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What causes foot pain and how to deal with it

High heels are one of the big culprits in causing blisters and foot pain, experts say.
Published Oct. 5, 2012

Imagine walking around the earth — about 25,000 miles — four times. That's how many miles the American Podiatric Medical Association estimates the average person puts on his or her feet in a lifetime.

But most of us don't pay much attention to our feet until they hurt — and sometimes we wait until they really hurt.

That's too bad. Because if you seek help early, "most people can be treated with conservative measures," said Dr. Heidi Stephens, a foot and ankle surgeon and associate professor of orthopaedic surgery at USF Health.

Address your foot pain early, and you'll likely relieve it with simple measures such as bracing, taping, padding, stretching, changing shoes, placing orthotic inserts in shoes, taking anti-inflammatory medication or steroid injections.

If all that fails, then "we talk about surgical options," Stephens said.

Most foot problems can be prevented, and the ones that can't — bunions, for example, may be genetic — can at least be minimized with commonsense measures.

And that doesn't mean being sentenced to life in ugly shoes.

"We know we're fighting a losing battle on that one," said Dr. Timothy Runyon of St. Anthony's Hospital and the Tampa Bay Sports Medicine Center in St. Petersburg.

"Women love their high heels. Instead, I try to educate women and help them at least find the appropriate high-heeled shoes and make sure they fit properly."

More on that later. First, take a load off your feet and read about the most common foot problems and how to deal with them.

1. Bunions

Bunions are those bony bumps on the side of the foot at the base of the big toe. As they grow, they cause the toe to turn in, toward the second toe.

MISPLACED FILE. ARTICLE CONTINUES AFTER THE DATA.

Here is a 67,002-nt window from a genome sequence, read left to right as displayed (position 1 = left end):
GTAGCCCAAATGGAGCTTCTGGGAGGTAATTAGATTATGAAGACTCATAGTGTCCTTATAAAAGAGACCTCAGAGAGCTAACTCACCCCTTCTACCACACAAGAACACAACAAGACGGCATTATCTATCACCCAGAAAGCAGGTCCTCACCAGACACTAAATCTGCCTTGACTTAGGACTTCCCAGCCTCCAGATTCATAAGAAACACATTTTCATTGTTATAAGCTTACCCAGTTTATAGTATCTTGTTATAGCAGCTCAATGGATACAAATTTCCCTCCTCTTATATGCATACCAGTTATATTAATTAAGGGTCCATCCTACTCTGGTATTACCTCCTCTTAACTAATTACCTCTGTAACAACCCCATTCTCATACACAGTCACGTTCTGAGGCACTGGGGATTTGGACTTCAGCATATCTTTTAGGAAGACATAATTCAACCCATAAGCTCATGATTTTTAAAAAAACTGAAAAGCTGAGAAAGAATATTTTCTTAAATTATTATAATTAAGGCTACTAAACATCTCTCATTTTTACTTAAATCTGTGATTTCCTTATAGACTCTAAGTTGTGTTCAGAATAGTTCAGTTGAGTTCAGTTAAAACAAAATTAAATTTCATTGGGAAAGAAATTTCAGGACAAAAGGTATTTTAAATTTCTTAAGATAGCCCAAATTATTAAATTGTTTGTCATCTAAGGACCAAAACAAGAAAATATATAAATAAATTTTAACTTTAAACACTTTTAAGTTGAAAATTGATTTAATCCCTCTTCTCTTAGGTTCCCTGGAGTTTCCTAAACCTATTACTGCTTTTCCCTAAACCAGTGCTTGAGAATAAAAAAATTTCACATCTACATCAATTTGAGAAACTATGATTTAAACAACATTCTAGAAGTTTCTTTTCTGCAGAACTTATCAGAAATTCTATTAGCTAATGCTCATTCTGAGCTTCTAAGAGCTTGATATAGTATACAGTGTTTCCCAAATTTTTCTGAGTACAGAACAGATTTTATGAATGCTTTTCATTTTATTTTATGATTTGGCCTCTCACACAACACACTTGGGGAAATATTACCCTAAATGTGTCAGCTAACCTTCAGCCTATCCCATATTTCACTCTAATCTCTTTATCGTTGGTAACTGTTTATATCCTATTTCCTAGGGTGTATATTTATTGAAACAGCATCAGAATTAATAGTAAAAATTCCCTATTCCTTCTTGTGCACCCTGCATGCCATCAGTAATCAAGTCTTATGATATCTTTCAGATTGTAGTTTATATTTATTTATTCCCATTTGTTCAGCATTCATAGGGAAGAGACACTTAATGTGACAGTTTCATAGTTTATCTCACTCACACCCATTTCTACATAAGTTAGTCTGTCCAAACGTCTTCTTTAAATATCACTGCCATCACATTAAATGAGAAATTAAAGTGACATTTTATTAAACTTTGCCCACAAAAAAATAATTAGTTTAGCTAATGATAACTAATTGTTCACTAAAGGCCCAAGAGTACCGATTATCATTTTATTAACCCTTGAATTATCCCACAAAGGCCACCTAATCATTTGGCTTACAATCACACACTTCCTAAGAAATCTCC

Causes: Genetics, foot shape, flat feet and wearing tight shoes all put too much pressure on the big toe joint.

Symptoms: Pain, redness and swelling at the base of the big toes; other toes may become painful as the big one crowds them.

What to avoid: High heels, narrow shoes and shoes with a pointed toe box.

What to do: Anti-inflammatory medication, orthotics in shoes to improve arch support and relieve pressure on toes, wearing a foot splint at night.

Next steps: When other toes become painful, you can't find comfortable shoes or daily activities are disrupted, you might consider surgery. Most procedures involve shaving down the bump and realigning the bones of the big toe; usually outpatient. Recovery varies depending on procedure chosen. "The one I like has you walking without crutches in two or three days," said Stephens. "You can do low-impact exercise in two months and high-impact in three months. No shoe shopping for six months."

2. Heel pain or plantar fasciitis

Plantar fasciitis strikes along the bottom of the foot, the ligament that supports the foot arch and connects the heel bone to the toes.

Causes: A weak arch that allows the foot to roll inward, or pronate; flat feet; tight calf muscles or Achilles tendons; running, walking or standing for long periods especially on hard or irregular surfaces; aging; being overweight; wearing shoes that don't fit well, are worn out or are poorly cushioned.

Symptoms: Pain while walking or standing, especially with first steps of the day or after rest. You may find pain improves with activity, then worsens as the day progresses. Foot pain while climbing stairs or standing on toes (to reach high, for example) also is a sign to watch for.

What to avoid: Don't go barefoot; take a break from pounding exercise like running and jumping rope.

What to do: Stretch the foot and calf muscles with simple exercises throughout the day. Wear shoes with good arch support and well-cushioned soles. Try orthotics to improve arch support and cushion the heel. Lose weight. Try anti-inflammatories. In severe cases, steroid injections, physical therapy or wearing a walking cast to force the foot to rest can be tried.